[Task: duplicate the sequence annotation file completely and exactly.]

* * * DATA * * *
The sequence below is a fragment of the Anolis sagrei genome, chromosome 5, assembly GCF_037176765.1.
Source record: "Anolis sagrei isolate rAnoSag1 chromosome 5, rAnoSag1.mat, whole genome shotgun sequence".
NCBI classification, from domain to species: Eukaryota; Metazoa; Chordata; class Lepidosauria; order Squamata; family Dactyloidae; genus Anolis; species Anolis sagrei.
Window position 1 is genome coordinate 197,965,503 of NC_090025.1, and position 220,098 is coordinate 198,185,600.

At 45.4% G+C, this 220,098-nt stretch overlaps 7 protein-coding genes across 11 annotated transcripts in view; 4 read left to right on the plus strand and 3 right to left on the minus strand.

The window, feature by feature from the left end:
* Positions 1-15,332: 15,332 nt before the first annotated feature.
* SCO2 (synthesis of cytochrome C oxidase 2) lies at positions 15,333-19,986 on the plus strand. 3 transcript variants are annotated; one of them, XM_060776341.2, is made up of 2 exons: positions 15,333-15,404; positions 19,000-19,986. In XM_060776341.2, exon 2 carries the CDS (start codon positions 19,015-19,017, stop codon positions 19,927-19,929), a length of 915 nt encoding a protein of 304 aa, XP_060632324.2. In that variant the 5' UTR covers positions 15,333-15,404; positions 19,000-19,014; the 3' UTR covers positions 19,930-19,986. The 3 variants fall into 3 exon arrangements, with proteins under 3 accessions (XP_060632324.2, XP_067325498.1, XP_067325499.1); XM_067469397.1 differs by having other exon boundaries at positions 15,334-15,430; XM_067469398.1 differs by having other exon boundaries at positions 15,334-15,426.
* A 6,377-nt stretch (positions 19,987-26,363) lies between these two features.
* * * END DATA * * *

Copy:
The sequence below is a fragment of the Anolis sagrei genome, chromosome 5, assembly GCF_037176765.1.
Source record: "Anolis sagrei isolate rAnoSag1 chromosome 5, rAnoSag1.mat, whole genome shotgun sequence".
NCBI classification, from domain to species: Eukaryota; Metazoa; Chordata; class Lepidosauria; order Squamata; family Dactyloidae; genus Anolis; species Anolis sagrei.
Window position 1 is genome coordinate 197,965,503 of NC_090025.1, and position 220,098 is coordinate 198,185,600.

At 45.4% G+C, this 220,098-nt stretch overlaps 7 protein-coding genes across 11 annotated transcripts in view; 4 read left to right on the plus strand and 3 right to left on the minus strand.

The window, feature by feature from the left end:
* Positions 1-15,332: 15,332 nt before the first annotated feature.
* SCO2 (synthesis of cytochrome C oxidase 2) lies at positions 15,333-19,986 on the plus strand. 3 transcript variants are annotated; one of them, XM_060776341.2, is made up of 2 exons: positions 15,333-15,404; positions 19,000-19,986. In XM_060776341.2, exon 2 carries the CDS (start codon positions 19,015-19,017, stop codon positions 19,927-19,929), a length of 915 nt encoding a protein of 304 aa, XP_060632324.2. In that variant the 5' UTR covers positions 15,333-15,404; positions 19,000-19,014; the 3' UTR covers positions 19,930-19,986. The 3 variants fall into 3 exon arrangements, with proteins under 3 accessions (XP_060632324.2, XP_067325498.1, XP_067325499.1); XM_067469397.1 differs by having other exon boundaries at positions 15,334-15,430; XM_067469398.1 differs by having other exon boundaries at positions 15,334-15,426.
* A 6,377-nt stretch (positions 19,987-26,363) lies between these two features.